Supply chain shocks

At the foot of nature’s food chains is a primary producer, an autotrophic organism that creates complex compounds from substances present in its surroundings using energy from light (photosynthesis) or chemical reaction (chemical synthesis). In turn these organisms are eaten by animals, “consumers”, which in turn will be eaten by other higher level animal consumers. And eventually at the top of the food chain is an apex predator, an animal on which no other animals prey.

There are many food chains in nature. All share the linkage dependency of the higher levels for the activity outputs of the lower levels. Predators only exist if they have prey to feed on.

In nature, the greatest threat to most apex predators is man; encroaching on habitat, polluting the environment and just dumb activity like poaching and politics.

As in nature, so in industry. Today top level OEMs in a variety of sectors – automotive, aerospace, defence, nuclear, retail, healthcare – rely on multi-level supply chain businesses producing products, services and components for assembly into the delivery of a complex finished product.

Whether the top “apex predator” is an international OEM or a national player, these top product integrators rely on the businesses in lower supply tiers to fulfill the top level demand.

But putting to one side the tensions inherent between supplier and buyer, modern supply chains often face severe shocks that can threaten the linkages and viability of the entire chain.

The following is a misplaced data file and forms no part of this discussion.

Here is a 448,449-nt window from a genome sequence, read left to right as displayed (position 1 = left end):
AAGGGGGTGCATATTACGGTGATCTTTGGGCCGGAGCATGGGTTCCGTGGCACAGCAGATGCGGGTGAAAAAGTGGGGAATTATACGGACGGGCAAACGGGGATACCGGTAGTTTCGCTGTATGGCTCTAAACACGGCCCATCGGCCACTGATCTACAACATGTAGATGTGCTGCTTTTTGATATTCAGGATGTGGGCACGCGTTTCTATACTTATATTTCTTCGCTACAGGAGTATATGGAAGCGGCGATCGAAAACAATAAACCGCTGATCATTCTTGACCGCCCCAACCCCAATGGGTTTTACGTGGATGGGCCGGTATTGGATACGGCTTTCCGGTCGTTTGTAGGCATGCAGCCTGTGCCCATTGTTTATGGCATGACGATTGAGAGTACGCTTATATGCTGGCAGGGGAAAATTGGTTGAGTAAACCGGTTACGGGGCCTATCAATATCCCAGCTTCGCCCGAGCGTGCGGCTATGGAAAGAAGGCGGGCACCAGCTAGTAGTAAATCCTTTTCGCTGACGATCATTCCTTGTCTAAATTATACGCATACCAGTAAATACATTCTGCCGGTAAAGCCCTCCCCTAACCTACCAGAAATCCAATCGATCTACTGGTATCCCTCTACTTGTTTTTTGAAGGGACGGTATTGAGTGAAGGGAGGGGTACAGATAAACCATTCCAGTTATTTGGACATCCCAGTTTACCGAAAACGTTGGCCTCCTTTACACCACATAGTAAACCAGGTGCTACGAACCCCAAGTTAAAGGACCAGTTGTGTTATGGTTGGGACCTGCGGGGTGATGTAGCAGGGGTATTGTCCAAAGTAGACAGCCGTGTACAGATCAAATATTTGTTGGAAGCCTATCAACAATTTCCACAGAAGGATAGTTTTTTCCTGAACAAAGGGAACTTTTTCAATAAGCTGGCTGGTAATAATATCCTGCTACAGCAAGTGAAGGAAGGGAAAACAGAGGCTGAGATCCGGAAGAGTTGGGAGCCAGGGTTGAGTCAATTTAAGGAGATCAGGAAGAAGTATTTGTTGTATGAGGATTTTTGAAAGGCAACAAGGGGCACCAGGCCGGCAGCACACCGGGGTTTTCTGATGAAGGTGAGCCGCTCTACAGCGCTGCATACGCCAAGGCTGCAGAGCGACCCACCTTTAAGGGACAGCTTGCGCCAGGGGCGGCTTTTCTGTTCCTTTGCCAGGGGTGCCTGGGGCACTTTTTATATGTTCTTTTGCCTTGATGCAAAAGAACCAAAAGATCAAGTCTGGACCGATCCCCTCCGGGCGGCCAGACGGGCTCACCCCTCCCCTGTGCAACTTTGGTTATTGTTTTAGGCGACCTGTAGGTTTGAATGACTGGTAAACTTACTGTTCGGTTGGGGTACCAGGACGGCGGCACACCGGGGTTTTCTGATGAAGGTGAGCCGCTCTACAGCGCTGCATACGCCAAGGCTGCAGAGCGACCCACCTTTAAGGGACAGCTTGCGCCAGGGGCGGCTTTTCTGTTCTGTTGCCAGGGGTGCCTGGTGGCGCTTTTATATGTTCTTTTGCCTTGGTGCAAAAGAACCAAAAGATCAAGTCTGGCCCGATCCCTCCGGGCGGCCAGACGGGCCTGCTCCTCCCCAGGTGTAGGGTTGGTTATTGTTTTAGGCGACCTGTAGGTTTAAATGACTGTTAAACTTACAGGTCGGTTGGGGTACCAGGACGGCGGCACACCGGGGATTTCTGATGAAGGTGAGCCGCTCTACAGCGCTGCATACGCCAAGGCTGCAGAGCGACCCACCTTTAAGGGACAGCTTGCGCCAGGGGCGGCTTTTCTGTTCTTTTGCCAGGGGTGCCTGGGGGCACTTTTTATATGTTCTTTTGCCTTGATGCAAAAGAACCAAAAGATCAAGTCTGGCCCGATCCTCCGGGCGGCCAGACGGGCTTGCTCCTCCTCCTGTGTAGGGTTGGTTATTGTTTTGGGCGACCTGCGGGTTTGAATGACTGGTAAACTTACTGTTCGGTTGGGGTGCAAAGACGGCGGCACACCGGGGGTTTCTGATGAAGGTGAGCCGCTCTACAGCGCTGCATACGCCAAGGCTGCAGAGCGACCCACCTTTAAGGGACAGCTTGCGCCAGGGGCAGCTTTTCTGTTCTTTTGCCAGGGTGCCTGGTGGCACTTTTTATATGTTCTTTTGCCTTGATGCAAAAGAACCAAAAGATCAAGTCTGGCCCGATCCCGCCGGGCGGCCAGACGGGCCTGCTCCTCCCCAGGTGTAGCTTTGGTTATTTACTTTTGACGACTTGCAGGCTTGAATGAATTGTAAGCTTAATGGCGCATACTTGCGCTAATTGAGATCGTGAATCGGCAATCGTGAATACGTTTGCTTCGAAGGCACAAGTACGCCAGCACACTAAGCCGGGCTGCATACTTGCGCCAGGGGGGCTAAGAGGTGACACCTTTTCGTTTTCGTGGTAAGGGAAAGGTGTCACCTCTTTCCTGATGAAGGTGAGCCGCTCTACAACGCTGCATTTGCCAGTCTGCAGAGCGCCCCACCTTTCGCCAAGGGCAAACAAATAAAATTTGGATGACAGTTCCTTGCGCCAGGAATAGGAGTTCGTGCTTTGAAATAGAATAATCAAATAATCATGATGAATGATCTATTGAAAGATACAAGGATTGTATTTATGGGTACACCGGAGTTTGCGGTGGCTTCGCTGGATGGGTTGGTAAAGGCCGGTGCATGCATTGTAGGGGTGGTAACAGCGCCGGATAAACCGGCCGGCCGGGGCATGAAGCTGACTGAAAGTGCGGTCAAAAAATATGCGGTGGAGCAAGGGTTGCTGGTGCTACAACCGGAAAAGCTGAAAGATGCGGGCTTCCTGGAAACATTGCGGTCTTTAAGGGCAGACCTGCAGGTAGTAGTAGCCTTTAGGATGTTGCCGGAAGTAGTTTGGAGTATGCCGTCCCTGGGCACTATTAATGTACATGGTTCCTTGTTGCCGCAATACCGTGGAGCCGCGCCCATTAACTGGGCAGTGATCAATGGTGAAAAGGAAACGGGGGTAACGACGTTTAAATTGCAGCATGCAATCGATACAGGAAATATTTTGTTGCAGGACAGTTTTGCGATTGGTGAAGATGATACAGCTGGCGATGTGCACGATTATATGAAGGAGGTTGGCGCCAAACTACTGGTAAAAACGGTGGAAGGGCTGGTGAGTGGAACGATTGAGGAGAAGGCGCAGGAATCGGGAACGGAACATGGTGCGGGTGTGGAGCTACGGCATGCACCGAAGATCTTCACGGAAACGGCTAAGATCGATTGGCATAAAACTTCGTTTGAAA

• Recession: in the immediate post Lehman world consumers rationally reined in their spending and high volume, margin thin businesses found themselves under severe pressure. Car assembly plants scaled back production and for many lower level supply chain companies, volumes dropped below breakeven.
  • Natural disaster: the 2011 Japan earthquake and Tsunami caused widespread devastation to a region with specialist electronics and automotive component production. Plants inside the Fukushima nuclear exclusion zone became inoperable whilst others had been washed away. The subsequent pre-cautionary shut down of all Japan’s nuclear power plants caused severe power outages disrupting daily life and industrial production. Toyota’s and Honda’s worldwide operations were impacted by component shortages.
  • Financial collapse: the recent administration of Hanjin Shipping has trapped some $14bn of cargo on Hanjin ships effectively barred from landing for fear that the ships and their container cargoes will be seized by creditors. White goods destined for American consumers, lightbulbs and hand tools for DIY chains, fashion houses awaiting delivery of autumn collections and a wedding dress destined for a bride in Australia….are among the c.450,000 containers stranded on Hanjin ships.
  • Politics: for years the prevailing trend of international trade co-operation has been to minimise tariffs through free trade agreements. But with the ratification difficulties faced by CETA, TTIP and now the uncertainties of Brexit, are these tides turning? Will we return to a world of increasing frictional costs from tariffs and customs borders?

Whilst companies may not have much control over the macro environment, they can plan for supply chain events.

So how well do you know your supply chain? Knowing who is dependent on whom, their financial strength and where the firms, above and below you at all levels in the chain, are located can become vital information in a crisis.

Most supply chain events happen without warning. At most you get a few hours to figure out how to maintain supply. But with political events you have warning. Brexit is a supply chain event with at least two years notice.

Use this time to map all levels of your supply chain. Consider its design, its systems and its processes.

Then work through your options.